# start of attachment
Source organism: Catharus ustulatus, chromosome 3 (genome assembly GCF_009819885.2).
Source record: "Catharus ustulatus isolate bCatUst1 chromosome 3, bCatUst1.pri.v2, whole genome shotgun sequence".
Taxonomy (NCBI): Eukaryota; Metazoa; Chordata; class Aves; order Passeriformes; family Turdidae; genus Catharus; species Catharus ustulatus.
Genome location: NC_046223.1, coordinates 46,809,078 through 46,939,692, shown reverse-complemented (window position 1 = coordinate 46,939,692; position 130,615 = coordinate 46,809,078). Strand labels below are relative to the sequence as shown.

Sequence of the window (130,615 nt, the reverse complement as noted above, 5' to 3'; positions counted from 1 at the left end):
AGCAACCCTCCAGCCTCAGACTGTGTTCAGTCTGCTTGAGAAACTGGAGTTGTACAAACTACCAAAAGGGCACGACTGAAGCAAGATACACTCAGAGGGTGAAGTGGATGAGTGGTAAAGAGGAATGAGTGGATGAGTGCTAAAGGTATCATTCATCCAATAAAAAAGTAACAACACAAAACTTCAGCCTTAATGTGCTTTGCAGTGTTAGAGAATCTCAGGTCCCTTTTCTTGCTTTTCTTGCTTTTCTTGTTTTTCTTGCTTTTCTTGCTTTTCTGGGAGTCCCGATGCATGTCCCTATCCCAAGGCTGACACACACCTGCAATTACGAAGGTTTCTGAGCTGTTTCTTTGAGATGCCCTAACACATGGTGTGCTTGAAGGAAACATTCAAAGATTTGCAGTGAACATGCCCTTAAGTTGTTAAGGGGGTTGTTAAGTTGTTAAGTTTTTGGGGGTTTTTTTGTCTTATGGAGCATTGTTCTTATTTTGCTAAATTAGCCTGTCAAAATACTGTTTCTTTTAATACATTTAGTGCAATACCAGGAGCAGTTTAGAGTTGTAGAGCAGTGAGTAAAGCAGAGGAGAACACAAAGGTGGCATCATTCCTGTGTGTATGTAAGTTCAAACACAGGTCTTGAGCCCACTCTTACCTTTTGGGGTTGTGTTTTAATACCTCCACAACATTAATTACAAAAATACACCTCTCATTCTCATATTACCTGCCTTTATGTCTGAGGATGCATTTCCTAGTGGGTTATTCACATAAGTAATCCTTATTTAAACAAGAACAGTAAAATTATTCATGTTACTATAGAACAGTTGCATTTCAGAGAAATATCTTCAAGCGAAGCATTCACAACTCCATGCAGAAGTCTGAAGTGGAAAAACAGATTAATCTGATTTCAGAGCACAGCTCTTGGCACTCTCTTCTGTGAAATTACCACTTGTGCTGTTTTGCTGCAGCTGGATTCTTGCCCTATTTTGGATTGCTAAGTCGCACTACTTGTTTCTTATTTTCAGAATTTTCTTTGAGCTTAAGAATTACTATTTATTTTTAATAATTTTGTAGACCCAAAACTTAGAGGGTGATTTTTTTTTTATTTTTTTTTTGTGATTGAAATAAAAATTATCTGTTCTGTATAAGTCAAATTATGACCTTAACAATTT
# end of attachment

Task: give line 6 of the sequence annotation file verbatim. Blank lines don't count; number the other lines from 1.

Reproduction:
AGCAACCCTCCAGCCTCAGACTGTGTTCAGTCTGCTTGAGAAACTGGAGTTGTACAAACTACCAAAAGGGCACGACTGAAGCAAGATACACTCAGAGGGTGAAGTGGATGAGTGGTAAAGAGGAATGAGTGGATGAGTGCTAAAGGTATCATTCATCCAATAAAAAAGTAACAACACAAAACTTCAGCCTTAATGTGCTTTGCAGTGTTAGAGAATCTCAGGTCCCTTTTCTTGCTTTTCTTGCTTTTCTTGTTTTTCTTGCTTTTCTTGCTTTTCTGGGAGTCCCGATGCATGTCCCTATCCCAAGGCTGACACACACCTGCAATTACGAAGGTTTCTGAGCTGTTTCTTTGAGATGCCCTAACACATGGTGTGCTTGAAGGAAACATTCAAAGATTTGCAGTGAACATGCCCTTAAGTTGTTAAGGGGGTTGTTAAGTTGTTAAGTTTTTGGGGGTTTTTTTGTCTTATGGAGCATTGTTCTTATTTTGCTAAATTAGCCTGTCAAAATACTGTTTCTTTTAATACATTTAGTGCAATACCAGGAGCAGTTTAGAGTTGTAGAGCAGTGAGTAAAGCAGAGGAGAACACAAAGGTGGCATCATTCCTGTGTGTATGTAAGTTCAAACACAGGTCTTGAGCCCACTCTTACCTTTTGGGGTTGTGTTTTAATACCTCCACAACATTAATTACAAAAATACACCTCTCATTCTCATATTACCTGCCTTTATGTCTGAGGATGCATTTCCTAGTGGGTTATTCACATAAGTAATCCTTATTTAAACAAGAACAGTAAAATTATTCATGTTACTATAGAACAGTTGCATTTCAGAGAAATATCTTCAAGCGAAGCATTCACAACTCCATGCAGAAGTCTGAAGTGGAAAAACAGATTAATCTGATTTCAGAGCACAGCTCTTGGCACTCTCTTCTGTGAAATTACCACTTGTGCTGTTTTGCTGCAGCTGGATTCTTGCCCTATTTTGGATTGCTAAGTCGCACTACTTGTTTCTTATTTTCAGAATTTTCTTTGAGCTTAAGAATTACTATTTATTTTTAATAATTTTGTAGACCCAAAACTTAGAGGGTGATTTTTTTTTTATTTTTTTTTTGTGATTGAAATAAAAATTATCTGTTCTGTATAAGTCAAATTATGACCTTAACAATTT